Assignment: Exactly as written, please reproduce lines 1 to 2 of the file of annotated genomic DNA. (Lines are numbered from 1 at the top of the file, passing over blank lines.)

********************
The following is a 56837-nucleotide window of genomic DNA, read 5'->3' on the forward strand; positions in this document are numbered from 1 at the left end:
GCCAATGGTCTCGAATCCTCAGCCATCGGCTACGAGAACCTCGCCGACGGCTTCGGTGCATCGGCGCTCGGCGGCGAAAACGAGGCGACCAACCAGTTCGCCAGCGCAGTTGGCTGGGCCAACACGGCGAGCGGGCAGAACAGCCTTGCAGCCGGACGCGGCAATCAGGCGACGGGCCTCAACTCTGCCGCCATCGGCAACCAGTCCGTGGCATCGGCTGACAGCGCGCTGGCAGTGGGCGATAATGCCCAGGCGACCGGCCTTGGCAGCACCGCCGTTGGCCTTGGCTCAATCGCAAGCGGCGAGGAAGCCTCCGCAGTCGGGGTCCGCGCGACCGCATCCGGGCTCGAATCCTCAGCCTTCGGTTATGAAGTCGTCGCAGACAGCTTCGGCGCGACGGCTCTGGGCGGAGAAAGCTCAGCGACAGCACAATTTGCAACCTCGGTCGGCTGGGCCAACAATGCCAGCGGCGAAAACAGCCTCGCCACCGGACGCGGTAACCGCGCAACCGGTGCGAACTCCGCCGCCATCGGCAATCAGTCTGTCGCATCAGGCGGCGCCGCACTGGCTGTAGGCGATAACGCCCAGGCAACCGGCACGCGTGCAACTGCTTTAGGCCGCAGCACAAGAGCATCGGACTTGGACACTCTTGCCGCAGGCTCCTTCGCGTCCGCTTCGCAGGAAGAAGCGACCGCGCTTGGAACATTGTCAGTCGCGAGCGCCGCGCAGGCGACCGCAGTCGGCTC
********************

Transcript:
The following is a 56837-nucleotide window of genomic DNA, read 5'->3' on the forward strand; positions in this document are numbered from 1 at the left end:
GCCAATGGTCTCGAATCCTCAGCCATCGGCTACGAGAACCTCGCCGACGGCTTCGGTGCATCGGCGCTCGGCGGCGAAAACGAGGCGACCAACCAGTTCGCCAGCGCAGTTGGCTGGGCCAACACGGCGAGCGGGCAGAACAGCCTTGCAGCCGGACGCGGCAATCAGGCGACGGGCCTCAACTCTGCCGCCATCGGCAACCAGTCCGTGGCATCGGCTGACAGCGCGCTGGCAGTGGGCGATAATGCCCAGGCGACCGGCCTTGGCAGCACCGCCGTTGGCCTTGGCTCAATCGCAAGCGGCGAGGAAGCCTCCGCAGTCGGGGTCCGCGCGACCGCATCCGGGCTCGAATCCTCAGCCTTCGGTTATGAAGTCGTCGCAGACAGCTTCGGCGCGACGGCTCTGGGCGGAGAAAGCTCAGCGACAGCACAATTTGCAACCTCGGTCGGCTGGGCCAACAATGCCAGCGGCGAAAACAGCCTCGCCACCGGACGCGGTAACCGCGCAACCGGTGCGAACTCCGCCGCCATCGGCAATCAGTCTGTCGCATCAGGCGGCGCCGCACTGGCTGTAGGCGATAACGCCCAGGCAACCGGCACGCGTGCAACTGCTTTAGGCCGCAGCACAAGAGCATCGGACTTGGACACTCTTGCCGCAGGCTCCTTCGCGTCCGCTTCGCAGGAAGAAGCGACCGCGCTTGGAACATTGTCAGTCGCGAGCGCCGCGCAGGCGACCGCAGTCGGCTC